- Climate change poses a real threat to not only our planet, but also our physical and mental health.
- Rising temperatures threaten illnesses like heat stroke, dehydration, heat exhaustion, as well as cardiovascular, respiratory, and cerebrovascular disease.
- Air quality will worsen leading to asthma attacks, and other respiratory and cardiovascular health effects.
- The threat or occurrence of extreme weather events can severely affect our mental health by causing stress, anxiety, and even PTSD.
When we think of climate change we often think of its effects on our planet and society as a whole. What will happen to all the endangered species, the glaciers, or the rainforest? How will it impact people who live close to rising ocean levels or the equator where temperatures are rising? Will we one day be fighting over natural resources like fresh water?
We also need to think about how it will and is affecting our own personal mental and physical health. WebMD warns that extreme heat, poor air quality, and disease-carrying insects are just a few of the things we need to worry about when it comes to climate change. All of these pose some kind of threat or harm to human health. To learn more, here’s a deeper look into the impacts of climate change on our health…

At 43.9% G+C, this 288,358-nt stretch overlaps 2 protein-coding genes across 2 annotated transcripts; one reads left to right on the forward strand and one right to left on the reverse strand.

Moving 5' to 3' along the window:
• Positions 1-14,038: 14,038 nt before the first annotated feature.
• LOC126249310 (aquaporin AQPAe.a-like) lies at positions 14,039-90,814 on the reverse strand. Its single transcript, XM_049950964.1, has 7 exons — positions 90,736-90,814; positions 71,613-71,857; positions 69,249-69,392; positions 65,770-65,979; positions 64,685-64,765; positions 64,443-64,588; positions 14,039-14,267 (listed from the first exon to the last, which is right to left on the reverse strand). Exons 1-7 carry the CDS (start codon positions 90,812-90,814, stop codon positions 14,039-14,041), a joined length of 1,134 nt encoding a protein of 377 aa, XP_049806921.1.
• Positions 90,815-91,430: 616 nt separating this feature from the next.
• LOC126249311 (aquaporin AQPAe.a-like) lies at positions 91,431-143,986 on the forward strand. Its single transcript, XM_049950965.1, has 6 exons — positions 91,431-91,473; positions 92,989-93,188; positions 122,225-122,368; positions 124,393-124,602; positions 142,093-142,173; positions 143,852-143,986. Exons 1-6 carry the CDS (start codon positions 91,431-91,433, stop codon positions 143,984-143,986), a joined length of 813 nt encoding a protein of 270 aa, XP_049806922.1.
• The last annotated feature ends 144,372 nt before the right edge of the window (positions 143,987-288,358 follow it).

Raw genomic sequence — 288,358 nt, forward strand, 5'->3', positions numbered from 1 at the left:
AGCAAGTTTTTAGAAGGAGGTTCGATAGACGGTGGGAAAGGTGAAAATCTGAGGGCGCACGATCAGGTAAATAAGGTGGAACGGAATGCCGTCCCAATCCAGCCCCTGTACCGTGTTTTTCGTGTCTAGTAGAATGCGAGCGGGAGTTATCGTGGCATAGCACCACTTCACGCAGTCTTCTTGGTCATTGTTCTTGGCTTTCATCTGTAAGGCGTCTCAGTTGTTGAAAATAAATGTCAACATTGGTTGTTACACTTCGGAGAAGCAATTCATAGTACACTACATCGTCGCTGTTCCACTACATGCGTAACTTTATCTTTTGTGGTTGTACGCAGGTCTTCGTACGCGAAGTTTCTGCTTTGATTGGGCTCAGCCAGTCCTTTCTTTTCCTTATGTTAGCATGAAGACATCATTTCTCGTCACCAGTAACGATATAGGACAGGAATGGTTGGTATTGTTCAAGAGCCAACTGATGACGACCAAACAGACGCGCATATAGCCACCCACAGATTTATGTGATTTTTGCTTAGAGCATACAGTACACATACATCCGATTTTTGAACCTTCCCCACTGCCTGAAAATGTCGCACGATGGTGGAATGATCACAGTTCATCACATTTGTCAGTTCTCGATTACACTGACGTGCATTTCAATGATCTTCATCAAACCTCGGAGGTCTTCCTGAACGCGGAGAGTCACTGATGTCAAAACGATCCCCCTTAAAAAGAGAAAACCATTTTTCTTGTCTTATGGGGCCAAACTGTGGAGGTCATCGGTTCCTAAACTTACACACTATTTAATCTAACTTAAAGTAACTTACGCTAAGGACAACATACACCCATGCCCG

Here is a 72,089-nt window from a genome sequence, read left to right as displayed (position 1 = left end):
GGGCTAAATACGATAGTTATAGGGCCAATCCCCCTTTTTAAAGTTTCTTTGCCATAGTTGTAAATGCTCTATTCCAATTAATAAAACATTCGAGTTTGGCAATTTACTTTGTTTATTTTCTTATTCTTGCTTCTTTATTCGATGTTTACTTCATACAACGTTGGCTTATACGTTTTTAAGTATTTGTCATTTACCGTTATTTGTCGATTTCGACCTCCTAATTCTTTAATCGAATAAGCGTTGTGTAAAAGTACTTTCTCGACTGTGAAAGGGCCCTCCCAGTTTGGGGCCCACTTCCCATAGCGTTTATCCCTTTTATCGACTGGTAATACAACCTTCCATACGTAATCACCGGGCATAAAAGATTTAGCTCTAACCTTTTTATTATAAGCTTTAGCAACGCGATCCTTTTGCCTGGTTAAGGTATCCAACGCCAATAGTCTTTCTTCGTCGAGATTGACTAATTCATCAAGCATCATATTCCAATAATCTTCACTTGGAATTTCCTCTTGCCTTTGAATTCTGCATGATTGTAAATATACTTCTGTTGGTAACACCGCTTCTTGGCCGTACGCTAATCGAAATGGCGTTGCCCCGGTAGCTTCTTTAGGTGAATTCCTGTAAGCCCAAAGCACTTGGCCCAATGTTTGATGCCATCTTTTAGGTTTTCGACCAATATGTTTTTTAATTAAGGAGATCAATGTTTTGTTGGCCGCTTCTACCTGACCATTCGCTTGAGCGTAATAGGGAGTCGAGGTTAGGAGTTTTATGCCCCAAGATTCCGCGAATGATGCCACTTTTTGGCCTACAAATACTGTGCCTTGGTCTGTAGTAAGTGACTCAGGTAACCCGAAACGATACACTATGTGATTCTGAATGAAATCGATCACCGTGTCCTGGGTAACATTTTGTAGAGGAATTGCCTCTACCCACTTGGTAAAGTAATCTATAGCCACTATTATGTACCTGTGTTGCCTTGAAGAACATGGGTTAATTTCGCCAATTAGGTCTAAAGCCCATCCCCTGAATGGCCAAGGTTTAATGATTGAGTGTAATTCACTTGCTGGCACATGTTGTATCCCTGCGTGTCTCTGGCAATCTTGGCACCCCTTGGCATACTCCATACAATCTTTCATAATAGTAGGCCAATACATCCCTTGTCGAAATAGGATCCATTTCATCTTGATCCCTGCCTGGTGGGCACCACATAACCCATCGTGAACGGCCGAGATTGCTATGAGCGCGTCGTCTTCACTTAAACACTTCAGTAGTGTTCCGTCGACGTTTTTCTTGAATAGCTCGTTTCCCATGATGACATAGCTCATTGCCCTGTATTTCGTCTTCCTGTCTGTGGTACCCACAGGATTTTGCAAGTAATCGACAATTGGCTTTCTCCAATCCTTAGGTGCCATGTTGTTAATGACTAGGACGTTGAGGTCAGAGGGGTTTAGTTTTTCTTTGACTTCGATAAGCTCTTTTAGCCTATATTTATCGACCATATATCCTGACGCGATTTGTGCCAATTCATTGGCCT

While the United States has made improvements to their air quality since the 1970s, according to the United States Environmental Protection Agency (EPA), as of 2014, 57 million Americans lived in counties that didn’t meet national air quality standards. The effects of climate change will likely make these conditions even worse.
“Warmer temperatures and shifting weather patterns can worsen air quality, which can lead to asthma attacks and other respiratory and cardiovascular health effects,” writes EPA. As climate change continues there’s expected to be an increase in wildfires which create smoke and other unhealthy pollutants. Rising temperatures and carbon dioxide levels will also affect airborne allergens.